NEWMAN’S OWN For growers, as for retail florists, it helps to have something no one else has—which is why Jeff Newman of Newman’s Nursery became a breeder as well as a grower. Among his specialties are lavish, ruffled, richly hued cattleyas. At far left on this page, the staging area at Newman’s holds magnificent specimen plants that are very likely larger than any orchids you have ever seen. NURTURING NATURE Orchids can be grown successfully in many places, but it takes the ideal environment—with just the right temperature and humidity, and a gentle off-shore breeze—to nurture baby orchid plants through the most critical stage of development. At The OrchidWorks, on the windward side of the Big Island, orchids arrive as tiny slips of plant tissue in a plastic flask. They are cultivated in trays with floral foam—which delivers a nice, even amount of moisture—as a medium. The greenhouse features roof vents and shade-cloth walls that open and close in accord with changes in light, temperature, wind speed and direction, measured by sensitive monitors. Workers in the nursery clean their tools constantly and wash their hands or wear gloves to prevent spreading any virus, to which orchids are susceptible. EXOTIC BEAUTIES The owners at The OrchidWorks are not only plug producers but also breeders, specializing in distinctive varieties in the orchid subtribe Oncidiinae. Seen at near left is a white orchid with accents of apricot on a flowering stalk reminiscent of snapdragons, Doritis pulcherrima var. champorensis.

OCTOBER 2014 57

PARADISE into breeding and began to develop his own varieties, from speckled lady’s slippers to colorful, diminutive, pansy-like tolumnias. That was long before mass marketers on every corner had a section of the store devoted to cut-rate phalaenopsis plants. Fortunately for Jeff, his passion led him toward a competitive edge: diversity and novelty in his product mix. Of course, it does no good to have “something different” if it is not of high quality. And while Hawaiian growers (those who have survived the slower economy of the past six years) do tend to be passionate, they also show another characteristic that helps on the quality side: patience. “Growing means you need to look to the long term,” says Eric. “A good nursery requires a lot of capital investment in the right equipment and infrastructure; that’s what I learned from my father.” And, a plant that grows more slowly—well shaded and not harvested before its time—is a stronger plant, he explains. It needs time to develop healthy roots. This is the part of the plant you don’t see—but it means the part you do see is brighter, better, stronger, longerlasting. Maybe there’s some truth after all to that notion that in Hawai, life is a little slower— with a longer perspective on getting the best possible results.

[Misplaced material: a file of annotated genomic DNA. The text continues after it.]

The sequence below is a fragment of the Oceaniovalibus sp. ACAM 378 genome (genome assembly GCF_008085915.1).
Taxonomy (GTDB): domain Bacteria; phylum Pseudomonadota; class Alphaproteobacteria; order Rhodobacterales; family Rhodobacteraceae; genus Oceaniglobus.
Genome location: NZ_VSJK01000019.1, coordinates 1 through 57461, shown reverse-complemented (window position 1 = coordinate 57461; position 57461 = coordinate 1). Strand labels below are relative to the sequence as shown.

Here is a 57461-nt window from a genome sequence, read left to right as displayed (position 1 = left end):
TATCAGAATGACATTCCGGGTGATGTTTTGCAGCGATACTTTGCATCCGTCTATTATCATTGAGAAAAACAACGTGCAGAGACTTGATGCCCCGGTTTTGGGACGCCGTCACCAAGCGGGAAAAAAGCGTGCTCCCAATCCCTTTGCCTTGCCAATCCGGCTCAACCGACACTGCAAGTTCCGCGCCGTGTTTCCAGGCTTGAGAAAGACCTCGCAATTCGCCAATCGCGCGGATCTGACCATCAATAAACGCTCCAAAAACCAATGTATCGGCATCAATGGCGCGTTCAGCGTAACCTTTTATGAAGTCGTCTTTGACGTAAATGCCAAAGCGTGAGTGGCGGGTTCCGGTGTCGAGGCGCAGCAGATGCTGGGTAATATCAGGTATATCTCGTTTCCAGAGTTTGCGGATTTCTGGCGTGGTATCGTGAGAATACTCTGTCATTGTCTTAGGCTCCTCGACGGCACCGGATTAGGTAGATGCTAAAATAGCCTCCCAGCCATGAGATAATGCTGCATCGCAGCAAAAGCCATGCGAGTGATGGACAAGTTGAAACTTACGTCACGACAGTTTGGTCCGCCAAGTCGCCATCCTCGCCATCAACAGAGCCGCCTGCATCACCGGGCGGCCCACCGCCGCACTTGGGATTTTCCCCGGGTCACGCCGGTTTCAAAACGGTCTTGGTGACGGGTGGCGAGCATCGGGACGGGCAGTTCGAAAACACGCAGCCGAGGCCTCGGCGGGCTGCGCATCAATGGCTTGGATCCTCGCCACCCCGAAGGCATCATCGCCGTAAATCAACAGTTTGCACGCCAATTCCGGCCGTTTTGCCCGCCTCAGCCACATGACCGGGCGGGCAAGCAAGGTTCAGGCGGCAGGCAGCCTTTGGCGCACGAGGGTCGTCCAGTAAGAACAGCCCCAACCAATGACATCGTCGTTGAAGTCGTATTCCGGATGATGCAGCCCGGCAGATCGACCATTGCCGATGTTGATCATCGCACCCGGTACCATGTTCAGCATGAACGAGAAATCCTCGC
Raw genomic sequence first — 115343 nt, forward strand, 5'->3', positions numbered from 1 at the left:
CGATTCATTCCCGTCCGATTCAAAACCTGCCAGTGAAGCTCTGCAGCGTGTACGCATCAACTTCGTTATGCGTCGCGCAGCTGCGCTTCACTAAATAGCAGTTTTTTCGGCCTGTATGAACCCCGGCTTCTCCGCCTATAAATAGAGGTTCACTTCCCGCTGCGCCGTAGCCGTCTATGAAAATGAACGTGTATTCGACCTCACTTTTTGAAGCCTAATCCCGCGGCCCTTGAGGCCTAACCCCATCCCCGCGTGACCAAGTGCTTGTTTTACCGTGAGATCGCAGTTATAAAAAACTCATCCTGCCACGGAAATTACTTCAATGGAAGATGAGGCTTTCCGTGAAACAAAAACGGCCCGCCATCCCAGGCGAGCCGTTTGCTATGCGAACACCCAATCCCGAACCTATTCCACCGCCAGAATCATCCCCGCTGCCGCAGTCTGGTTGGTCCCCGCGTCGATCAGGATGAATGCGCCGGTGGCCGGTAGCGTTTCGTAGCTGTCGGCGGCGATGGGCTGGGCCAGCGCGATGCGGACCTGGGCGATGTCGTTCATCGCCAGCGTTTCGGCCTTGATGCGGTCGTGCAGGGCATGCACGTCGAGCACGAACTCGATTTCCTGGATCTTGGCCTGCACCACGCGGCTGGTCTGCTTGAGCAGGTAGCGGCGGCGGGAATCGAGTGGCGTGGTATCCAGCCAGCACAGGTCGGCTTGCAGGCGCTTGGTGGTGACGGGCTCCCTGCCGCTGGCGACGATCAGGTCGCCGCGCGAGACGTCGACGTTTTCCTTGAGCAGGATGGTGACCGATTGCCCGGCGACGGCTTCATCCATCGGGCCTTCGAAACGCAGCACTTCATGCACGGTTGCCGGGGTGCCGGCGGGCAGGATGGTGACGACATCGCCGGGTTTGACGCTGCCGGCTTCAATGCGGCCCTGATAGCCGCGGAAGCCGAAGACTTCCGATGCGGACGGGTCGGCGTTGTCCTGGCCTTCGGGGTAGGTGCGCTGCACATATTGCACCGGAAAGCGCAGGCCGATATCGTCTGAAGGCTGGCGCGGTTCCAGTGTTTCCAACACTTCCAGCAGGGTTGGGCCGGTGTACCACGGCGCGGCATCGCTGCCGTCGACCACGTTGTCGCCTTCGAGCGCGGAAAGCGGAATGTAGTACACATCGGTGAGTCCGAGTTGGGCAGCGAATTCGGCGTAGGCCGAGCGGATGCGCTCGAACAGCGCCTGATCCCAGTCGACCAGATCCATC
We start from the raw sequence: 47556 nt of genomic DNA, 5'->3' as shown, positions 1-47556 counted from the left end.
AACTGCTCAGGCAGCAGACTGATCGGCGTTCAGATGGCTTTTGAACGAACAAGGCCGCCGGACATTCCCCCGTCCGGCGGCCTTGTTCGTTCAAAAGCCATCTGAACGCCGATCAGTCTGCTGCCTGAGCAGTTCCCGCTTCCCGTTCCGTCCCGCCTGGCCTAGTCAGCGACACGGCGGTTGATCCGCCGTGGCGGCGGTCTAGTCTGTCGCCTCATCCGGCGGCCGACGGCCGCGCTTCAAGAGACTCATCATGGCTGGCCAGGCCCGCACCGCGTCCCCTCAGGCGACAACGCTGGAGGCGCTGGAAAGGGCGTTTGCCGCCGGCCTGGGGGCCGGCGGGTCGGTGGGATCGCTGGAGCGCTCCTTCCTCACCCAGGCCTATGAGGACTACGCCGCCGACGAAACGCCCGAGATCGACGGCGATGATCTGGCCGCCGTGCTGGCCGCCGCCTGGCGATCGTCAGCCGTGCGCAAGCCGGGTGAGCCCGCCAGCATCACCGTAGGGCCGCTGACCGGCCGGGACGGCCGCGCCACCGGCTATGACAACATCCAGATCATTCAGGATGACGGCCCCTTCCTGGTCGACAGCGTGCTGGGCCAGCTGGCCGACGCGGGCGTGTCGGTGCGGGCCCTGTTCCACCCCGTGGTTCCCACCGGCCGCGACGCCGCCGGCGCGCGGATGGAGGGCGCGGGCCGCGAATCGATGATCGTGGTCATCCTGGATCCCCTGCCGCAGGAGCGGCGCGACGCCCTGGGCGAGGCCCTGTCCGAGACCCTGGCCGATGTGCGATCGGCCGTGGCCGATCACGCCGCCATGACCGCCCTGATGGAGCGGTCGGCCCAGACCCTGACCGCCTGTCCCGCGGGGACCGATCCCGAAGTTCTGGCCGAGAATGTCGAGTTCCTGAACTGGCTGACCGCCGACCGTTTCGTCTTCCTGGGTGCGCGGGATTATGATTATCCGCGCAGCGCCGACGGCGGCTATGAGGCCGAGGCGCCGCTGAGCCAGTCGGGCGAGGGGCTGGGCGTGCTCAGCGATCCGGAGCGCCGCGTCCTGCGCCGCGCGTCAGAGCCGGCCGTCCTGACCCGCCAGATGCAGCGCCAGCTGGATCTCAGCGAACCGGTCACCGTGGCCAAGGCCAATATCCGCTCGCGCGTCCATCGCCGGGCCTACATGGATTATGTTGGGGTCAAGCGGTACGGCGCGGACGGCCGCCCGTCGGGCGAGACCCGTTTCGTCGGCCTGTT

For more on Hawaiian-grown flowers and plants:


MADE IN THE SHADE Why do anthuriums—an iconic Hawaiian flower—grow so well here? One reason is that lava flows from Hawaii’s volcanoes produce the perfect growing medium: a clean, well-draining cinder that can be dug up, fumigated and re-used indefinitely. At Green Point Nurseries, the cinder was trucked in from about 25 miles away in the mid 1970s, and it’s still in use! “In the early days, growers mixed organic matter with the cinder to retain moisture,” says Green Point’s Eric Tanouye. “But pure cinder is better, because the organic matter can attract nematodes.” Moisture-retaining organic matter is unnecessary with the abundant rainfall in the Hilo area, supplemented by irrigation (and fertilizer). “Anthurium plants are healthier when they drink more water—just like humans,” says Eric. Polypropylene shade cloth is another critical factor. Simulating the natural shade of the rainforest, the shade means longer, thicker stems, bigger leaves and bigger flowers. PARTY PLANTS Hawaiian foliage plants have a high reputation for quality among interiorscapers—but they also have a lot to offer florists, especially event designers. Imagine what you could do with kentia palms, trimmed as they grow upward so that a crown of umbrella foliage emerges at the top of a long, ringed trunk like a coconut or date palm’s (from Kohala Kentia)? No more expensive than regular kentia palms, they make a rental item that can be used over and over again. Foliage plants can also provide a readymade, organic foundation for tall, impressive party designs, as seen on the following pages. GOOD THINGS COME IN STURDY PACKAGES Standardized protective packaging for anthuriums is one of the innovations that can be credited to Harold Tanouye (Eric’s dad, who passed away earlier this year) of Green Point Nurseries. Single-layer tray packs like this one are well adapted to shipping smaller, mixed assortments by courier. They’re lightweight, which helps keep shipping costs down, and they’re just as good for lighter colors (which bruise more easily) as for reds. “In my father’s time most people bought 60 or 70% red and a little bit of color,” says Eric. “Today more and more it’s one dozen red, one dozen pink, one dozen white, one dozen green, one dozen purple. With this type of packaging we can ship smaller amounts— whatever customers can sell within a couple of days—and then re-ship as needed for maximum freshness.” b